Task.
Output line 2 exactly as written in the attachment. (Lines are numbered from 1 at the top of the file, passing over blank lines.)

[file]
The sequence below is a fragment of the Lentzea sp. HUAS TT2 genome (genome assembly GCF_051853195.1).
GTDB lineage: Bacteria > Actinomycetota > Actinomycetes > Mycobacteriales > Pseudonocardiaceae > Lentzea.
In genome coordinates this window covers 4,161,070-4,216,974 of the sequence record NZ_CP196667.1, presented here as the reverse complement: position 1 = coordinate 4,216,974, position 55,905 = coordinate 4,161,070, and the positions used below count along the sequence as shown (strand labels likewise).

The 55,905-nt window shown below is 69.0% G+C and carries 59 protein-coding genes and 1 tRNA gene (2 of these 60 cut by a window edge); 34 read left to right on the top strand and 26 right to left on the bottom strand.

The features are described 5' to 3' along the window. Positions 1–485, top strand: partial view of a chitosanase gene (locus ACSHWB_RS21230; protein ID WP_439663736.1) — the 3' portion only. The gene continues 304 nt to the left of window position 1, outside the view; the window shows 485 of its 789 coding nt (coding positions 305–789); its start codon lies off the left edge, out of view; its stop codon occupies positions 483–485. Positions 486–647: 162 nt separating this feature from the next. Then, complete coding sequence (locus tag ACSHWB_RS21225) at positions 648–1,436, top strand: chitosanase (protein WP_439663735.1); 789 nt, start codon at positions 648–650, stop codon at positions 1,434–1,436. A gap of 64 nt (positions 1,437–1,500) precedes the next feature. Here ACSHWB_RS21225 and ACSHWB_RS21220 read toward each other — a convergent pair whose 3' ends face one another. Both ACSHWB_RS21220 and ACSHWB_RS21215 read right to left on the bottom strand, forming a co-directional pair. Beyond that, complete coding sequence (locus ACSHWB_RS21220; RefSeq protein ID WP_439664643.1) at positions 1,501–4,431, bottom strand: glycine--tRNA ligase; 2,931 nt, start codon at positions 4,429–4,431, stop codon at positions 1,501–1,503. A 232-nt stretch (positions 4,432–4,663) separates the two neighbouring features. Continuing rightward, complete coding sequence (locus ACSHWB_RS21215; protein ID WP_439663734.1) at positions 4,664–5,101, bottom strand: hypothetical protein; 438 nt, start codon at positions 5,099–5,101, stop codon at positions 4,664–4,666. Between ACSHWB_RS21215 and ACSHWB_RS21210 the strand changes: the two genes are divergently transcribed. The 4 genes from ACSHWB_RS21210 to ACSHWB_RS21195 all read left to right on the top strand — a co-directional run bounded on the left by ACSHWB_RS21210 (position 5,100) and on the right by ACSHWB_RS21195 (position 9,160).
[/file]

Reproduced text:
GTDB lineage: Bacteria > Actinomycetota > Actinomycetes > Mycobacteriales > Pseudonocardiaceae > Lentzea.